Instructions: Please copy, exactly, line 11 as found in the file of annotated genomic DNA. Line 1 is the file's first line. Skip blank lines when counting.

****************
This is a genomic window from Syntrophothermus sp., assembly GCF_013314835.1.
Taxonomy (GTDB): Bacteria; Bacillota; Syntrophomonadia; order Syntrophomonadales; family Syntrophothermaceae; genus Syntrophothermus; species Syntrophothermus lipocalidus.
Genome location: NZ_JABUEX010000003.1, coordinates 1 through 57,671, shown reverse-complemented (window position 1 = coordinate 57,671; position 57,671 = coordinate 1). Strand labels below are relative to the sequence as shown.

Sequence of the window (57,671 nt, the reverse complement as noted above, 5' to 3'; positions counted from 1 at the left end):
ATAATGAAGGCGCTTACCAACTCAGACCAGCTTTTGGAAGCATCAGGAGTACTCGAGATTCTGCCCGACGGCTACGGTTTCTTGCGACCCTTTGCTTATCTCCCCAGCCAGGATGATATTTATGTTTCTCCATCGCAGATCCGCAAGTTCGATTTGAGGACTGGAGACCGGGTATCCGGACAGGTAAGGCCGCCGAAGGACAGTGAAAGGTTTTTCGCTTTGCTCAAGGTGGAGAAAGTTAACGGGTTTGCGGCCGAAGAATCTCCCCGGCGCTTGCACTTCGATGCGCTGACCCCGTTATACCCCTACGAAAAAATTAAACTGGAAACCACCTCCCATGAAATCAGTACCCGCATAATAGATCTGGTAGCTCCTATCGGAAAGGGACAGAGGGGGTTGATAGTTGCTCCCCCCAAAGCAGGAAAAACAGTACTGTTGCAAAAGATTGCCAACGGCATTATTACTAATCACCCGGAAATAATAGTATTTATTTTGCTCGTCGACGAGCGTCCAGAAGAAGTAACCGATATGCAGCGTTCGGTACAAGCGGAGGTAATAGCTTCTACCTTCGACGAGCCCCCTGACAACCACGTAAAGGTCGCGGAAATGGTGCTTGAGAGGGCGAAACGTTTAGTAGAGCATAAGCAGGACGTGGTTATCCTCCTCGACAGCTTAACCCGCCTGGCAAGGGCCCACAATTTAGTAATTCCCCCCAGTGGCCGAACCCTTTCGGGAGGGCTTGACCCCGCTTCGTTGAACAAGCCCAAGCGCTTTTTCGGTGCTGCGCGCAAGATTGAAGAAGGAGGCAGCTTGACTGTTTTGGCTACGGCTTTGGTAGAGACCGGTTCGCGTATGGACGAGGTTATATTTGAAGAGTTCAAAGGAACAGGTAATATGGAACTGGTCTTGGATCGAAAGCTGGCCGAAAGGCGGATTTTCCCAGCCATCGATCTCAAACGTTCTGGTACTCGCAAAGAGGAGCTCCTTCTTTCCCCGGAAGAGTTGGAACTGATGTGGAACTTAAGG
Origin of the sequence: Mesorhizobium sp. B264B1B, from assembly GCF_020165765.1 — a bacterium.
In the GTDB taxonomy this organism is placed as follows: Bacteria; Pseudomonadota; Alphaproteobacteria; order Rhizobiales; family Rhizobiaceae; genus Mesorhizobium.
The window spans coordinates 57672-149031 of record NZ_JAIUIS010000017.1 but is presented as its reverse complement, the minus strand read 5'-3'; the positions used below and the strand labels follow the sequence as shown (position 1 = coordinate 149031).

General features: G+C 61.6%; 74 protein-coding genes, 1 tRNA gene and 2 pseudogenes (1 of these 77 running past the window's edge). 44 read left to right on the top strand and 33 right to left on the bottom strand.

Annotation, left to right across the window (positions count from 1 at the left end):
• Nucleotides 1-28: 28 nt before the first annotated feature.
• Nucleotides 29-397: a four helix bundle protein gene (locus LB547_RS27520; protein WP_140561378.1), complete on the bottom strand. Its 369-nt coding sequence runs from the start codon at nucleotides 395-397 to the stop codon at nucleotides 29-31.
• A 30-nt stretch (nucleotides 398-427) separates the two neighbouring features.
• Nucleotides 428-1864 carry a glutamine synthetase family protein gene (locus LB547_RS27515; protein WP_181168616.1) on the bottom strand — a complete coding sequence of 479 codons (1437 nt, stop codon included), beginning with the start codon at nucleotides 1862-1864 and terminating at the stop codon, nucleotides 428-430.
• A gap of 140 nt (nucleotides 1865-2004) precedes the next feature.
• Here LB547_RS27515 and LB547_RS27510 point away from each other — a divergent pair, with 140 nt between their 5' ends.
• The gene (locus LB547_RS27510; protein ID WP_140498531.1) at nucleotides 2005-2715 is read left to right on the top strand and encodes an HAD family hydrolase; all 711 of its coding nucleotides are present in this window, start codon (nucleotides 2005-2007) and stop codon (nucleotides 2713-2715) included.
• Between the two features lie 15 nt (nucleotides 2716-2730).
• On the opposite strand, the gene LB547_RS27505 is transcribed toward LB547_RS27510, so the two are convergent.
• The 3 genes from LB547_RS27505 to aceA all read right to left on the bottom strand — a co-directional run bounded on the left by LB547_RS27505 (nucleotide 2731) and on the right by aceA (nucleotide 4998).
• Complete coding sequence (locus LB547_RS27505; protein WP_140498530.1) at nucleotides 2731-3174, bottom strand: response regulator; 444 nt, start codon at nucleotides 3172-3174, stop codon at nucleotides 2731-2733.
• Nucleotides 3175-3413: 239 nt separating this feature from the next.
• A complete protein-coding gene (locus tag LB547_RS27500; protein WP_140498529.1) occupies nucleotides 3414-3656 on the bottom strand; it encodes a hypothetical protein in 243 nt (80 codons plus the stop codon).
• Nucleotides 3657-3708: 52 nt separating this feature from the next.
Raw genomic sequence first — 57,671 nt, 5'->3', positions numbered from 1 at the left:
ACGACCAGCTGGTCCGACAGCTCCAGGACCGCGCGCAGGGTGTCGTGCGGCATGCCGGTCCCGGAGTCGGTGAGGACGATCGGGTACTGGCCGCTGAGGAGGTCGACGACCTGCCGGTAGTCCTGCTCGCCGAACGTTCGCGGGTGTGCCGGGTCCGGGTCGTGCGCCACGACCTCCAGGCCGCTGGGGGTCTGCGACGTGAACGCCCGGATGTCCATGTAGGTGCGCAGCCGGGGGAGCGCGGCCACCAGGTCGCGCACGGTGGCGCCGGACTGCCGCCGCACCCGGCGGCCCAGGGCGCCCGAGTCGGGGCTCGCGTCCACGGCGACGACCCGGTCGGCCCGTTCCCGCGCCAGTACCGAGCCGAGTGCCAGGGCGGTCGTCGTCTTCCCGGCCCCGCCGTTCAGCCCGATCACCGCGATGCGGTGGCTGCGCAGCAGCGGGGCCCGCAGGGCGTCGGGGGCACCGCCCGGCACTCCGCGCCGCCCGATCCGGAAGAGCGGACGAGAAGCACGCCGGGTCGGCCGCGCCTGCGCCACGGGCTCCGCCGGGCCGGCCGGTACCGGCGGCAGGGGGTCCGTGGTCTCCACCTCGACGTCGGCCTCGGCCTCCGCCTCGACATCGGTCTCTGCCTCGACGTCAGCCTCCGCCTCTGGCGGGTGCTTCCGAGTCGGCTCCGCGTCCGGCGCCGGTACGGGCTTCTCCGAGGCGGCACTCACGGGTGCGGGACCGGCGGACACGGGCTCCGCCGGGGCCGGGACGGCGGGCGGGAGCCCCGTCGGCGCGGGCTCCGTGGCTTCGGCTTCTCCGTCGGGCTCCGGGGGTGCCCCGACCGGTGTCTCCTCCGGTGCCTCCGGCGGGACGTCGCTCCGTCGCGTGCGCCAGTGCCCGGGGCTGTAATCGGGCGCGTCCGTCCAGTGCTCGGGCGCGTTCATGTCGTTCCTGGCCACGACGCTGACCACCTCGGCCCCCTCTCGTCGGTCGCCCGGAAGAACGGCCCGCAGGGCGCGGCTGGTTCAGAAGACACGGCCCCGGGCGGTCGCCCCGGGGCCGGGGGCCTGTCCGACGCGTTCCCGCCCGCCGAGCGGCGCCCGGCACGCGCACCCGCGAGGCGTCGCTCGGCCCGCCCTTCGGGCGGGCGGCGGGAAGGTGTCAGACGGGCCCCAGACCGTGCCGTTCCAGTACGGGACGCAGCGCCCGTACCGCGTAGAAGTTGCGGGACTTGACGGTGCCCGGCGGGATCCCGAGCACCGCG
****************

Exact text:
• Nucleotides 1-28: 28 nt before the first annotated feature.